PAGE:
MANILA, Philippines - Despite being a haven for women in Asia, the Philippines remains to be the only country in the East Asia and the Pacific region that “restricts the property rights of married women,” according to a World Bank and International Finance Corp. publication released on Monday.?
The report, “Women, Business and the Law 2012: Removing barriers to economic inclusion,” which aims to measure gender parity in 141 economies, said the Philippines is also one of the few countries in the world who subscribe to full community of property after marriage.
The report measures indicators such as a woman’s ability to sign a contract, travel abroad, manage property, and interact with public authorities and the private sector.?
“All economies in high-income OECD and in Eastern Europe and Central Asia grant equal rights to men and women with regard to property ownership and inheritance,” the study stated. “In East Asia and the Pacific, only the Philippines restricts the property rights of married women.”
While majority of the world’s countries deem property bought or acquired before marriage as separately owned by couples who marry and all properties acquired after marriage as conjugal, only six countries deem all properties acquired before and after marriage conjugal.?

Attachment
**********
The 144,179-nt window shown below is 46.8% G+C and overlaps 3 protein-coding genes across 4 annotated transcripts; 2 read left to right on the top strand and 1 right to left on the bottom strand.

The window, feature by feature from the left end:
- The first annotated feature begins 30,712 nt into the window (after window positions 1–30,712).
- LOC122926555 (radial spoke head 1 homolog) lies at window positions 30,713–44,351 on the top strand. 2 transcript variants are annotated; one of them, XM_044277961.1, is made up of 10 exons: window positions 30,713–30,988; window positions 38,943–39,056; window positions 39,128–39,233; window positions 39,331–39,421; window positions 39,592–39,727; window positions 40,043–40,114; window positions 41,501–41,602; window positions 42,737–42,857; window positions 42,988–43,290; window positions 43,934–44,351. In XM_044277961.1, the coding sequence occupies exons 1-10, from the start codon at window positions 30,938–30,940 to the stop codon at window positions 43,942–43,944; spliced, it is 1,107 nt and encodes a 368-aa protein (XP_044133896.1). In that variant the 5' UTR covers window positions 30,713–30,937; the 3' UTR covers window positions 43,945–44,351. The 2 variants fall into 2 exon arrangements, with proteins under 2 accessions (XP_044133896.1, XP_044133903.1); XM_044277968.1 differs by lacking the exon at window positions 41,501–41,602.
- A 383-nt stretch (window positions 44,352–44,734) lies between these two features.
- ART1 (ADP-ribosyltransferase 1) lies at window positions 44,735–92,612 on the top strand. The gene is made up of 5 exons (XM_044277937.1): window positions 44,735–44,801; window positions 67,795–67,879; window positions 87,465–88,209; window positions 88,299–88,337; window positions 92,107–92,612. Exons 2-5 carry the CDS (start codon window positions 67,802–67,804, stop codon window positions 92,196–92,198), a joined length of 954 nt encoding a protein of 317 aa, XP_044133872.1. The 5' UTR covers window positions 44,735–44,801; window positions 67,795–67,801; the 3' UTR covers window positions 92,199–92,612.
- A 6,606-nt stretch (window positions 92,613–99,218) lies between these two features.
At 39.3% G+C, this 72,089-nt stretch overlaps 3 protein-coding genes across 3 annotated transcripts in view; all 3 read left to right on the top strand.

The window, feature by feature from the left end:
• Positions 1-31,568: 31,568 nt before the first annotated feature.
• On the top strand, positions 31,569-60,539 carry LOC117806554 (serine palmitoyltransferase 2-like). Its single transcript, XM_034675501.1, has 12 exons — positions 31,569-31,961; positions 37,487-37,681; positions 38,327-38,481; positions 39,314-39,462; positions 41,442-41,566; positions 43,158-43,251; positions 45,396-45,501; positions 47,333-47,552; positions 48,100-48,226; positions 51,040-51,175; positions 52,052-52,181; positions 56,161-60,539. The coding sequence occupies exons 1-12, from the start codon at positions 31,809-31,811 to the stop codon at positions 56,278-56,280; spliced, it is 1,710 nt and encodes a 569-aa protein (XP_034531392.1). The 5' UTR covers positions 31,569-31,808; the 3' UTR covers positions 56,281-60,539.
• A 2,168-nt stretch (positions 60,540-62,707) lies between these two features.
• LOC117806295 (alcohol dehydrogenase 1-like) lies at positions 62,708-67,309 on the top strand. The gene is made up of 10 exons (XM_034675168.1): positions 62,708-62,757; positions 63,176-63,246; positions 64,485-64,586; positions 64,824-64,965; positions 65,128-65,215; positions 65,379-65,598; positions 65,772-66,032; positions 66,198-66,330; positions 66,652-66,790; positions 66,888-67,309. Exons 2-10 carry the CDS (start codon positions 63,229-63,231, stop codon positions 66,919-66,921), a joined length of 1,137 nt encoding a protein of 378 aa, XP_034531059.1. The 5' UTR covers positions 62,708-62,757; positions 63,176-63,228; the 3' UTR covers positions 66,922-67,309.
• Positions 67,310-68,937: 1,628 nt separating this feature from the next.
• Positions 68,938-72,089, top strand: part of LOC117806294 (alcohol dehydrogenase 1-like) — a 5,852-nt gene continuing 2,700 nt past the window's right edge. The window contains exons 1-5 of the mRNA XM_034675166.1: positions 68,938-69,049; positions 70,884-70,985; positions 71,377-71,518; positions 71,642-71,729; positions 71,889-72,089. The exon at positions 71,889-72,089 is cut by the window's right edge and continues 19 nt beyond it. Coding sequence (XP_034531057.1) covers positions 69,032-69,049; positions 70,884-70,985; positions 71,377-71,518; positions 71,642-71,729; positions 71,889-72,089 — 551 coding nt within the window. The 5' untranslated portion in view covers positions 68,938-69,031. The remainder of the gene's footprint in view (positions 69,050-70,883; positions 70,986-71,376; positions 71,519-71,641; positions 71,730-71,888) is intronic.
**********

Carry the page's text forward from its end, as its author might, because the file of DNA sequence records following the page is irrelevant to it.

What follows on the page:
Based on the report, the Philippines, along with Burundi, Namibia, the Netherlands, Rwanda and South Africa, deem all properties acquired before and during the marriage as conjugal property of the couple.
Under the new Family Code of the Philippines issued in July 1987, once a couple marries, all their properties before they marry and after becomes conjugal. This applies to couples married 1988 and onward.?
However, this can be voided if there is a legal document like a pre-nuptial agreement that is entered into by a couple. Under a pre-nuptial agreement, couples can declare their inheritance or properties owned before they marry as their own and not part of any conjugal property they have with their spouse.
“The absolute community of property between spouses shall commence at the precise moment that the marriage is celebrated. Any stipulation, express or implied, for the commencement of the community regime at any other time shall be void,” Article 88 of the new Family Code of the Philippines stated.
However, the report said the Philippines is already moving toward gender parity, particularly in labor or employment rules.
Recently, breastfeeding mothers in the country were given breaks in the workplace to breastfeed their babies.?
Other countries which are moving toward the gender-parity direction in the workplace are Albania, Australia, Belgium, Bolivia, Bulgaria, Chile, Estonia, Greece, Japan, Mongolia, Peru, Poland, Rwanda and Syrian Arab Republic.?It can be noted that Estonia even passed a new Employment Contracts Act, which prohibits the dismissal of pregnant women and guaranteed a return to the same position after maternity leave.
Overall, the report from the World Bank and IFC found that women still face legal and regulatory hurdles to fully participating in the economy with 103 out of 141 economies studied still impose legal differences on the basis of gender in at least one of the report’s key indicators.